Posted by: Johan Normark | August 30, 2012

Stephen Colbert, order-words and the Colonial Maya

On facebook I saw this image and a quote of Stephen Colbert that reminds me of Deleuze and Guattari’s discussion of order-words in A Thousand Plateaus. Order-words refer to the capacity to create commitments through statements. It is not related to the communicative functions of language but rather the impersonal transmission of statements.

For people to obey they must believe in the legitimacy of the claims to authority expressed by these commands. A teacher gives order and commands. These are not external or additional to what is being taught. An order concerns earlier orders and hence ordering is redundancy. Order-words are not communicated, they impose semiotic coordinates on a child. Therefore, language is made to be obeyed and to compel obedience. A rule of grammar is a marker of power before it becomes a syntactical marker. Colbert is therefore right that arbitrary rules make us disciplined. They do not teach us logic. Religion and politics are made to make us disciplined. Unfortunately, science also tends to follow order-words. There is probably no way around that.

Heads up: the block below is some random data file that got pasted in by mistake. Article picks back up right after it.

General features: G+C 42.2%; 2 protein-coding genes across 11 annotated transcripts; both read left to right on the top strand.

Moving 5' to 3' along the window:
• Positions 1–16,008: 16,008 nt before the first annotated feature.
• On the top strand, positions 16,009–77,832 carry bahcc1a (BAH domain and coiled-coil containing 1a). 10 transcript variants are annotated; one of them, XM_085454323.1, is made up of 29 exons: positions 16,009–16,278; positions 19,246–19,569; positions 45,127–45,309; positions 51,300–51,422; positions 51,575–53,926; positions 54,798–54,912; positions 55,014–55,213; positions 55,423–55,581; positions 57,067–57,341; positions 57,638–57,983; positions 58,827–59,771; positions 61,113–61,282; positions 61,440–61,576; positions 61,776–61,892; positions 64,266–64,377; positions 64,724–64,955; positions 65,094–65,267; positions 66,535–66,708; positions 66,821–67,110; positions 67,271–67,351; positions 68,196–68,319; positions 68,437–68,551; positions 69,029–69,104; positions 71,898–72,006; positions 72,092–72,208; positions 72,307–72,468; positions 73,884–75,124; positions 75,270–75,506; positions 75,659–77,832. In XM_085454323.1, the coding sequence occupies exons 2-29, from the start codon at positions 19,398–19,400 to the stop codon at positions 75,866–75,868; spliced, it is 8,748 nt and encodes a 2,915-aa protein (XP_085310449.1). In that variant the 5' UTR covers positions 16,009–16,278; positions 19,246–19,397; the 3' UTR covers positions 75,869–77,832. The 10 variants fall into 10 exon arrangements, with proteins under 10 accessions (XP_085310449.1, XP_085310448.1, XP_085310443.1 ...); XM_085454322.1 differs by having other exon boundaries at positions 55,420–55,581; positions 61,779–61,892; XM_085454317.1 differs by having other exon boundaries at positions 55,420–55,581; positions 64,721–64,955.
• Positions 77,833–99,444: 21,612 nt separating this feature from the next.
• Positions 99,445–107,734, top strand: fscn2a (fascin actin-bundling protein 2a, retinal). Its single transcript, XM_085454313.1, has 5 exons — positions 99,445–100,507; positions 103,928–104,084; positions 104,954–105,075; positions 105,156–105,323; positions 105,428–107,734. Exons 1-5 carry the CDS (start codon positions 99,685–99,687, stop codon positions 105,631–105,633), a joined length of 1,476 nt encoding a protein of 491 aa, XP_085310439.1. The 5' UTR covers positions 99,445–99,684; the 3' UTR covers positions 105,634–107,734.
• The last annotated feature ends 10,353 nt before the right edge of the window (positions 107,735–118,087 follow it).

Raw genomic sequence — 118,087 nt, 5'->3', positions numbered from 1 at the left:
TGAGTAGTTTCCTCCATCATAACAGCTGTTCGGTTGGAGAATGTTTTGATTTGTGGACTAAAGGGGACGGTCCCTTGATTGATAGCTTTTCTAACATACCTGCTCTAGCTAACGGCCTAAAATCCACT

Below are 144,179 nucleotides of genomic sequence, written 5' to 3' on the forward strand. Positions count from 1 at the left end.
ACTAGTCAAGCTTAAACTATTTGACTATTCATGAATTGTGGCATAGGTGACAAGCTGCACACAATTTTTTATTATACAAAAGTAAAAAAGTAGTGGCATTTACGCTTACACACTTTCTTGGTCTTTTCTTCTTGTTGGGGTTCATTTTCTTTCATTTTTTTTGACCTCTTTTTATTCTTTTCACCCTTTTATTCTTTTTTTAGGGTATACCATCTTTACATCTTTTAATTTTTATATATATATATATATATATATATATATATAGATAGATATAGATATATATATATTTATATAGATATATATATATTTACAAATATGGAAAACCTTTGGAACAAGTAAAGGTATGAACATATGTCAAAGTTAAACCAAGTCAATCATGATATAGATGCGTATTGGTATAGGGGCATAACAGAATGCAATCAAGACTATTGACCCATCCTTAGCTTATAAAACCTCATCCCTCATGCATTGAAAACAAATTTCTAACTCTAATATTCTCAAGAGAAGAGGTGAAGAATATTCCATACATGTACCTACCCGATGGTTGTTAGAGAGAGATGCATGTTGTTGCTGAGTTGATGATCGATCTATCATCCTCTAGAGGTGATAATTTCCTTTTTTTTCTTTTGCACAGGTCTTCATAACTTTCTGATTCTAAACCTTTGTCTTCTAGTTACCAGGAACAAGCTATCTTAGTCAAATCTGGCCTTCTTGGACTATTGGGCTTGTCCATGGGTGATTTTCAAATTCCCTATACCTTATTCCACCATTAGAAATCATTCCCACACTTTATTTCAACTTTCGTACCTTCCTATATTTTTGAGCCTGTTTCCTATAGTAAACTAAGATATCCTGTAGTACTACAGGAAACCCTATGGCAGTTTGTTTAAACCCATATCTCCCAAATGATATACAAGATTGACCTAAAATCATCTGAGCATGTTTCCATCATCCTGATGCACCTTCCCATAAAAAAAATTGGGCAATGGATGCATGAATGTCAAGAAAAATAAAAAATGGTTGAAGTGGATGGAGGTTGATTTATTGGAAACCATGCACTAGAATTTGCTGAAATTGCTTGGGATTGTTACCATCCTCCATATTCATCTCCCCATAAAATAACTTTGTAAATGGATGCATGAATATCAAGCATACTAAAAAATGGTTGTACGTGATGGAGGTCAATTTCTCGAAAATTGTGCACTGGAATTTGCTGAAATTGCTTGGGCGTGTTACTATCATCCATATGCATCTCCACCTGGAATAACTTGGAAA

We can apply order-words on historical and archaeological data as well since order-words are dated. For instance, declaration of war expresses an instant incorporeal transformation of bodies. Farmers turn into soldiers, friends into enemies. Its instantaneousness gives it a power of variation in relation to the bodies. The order-word is a death sentence since it brings death to the identity of those who receive the order. It is also a warning to flee. In this light, the order-words to turn to Christianity or to congregate Maya settlements expressed by the Spanish missionaries triggered flight in Colonial period Mexico. The slow emergence of Maya reducido (William Hanks term for the Colonial Maya language adapted to Christianity) ultimately reduced the lines of flight and territorialized the Spanish empire and the later Mexican state.

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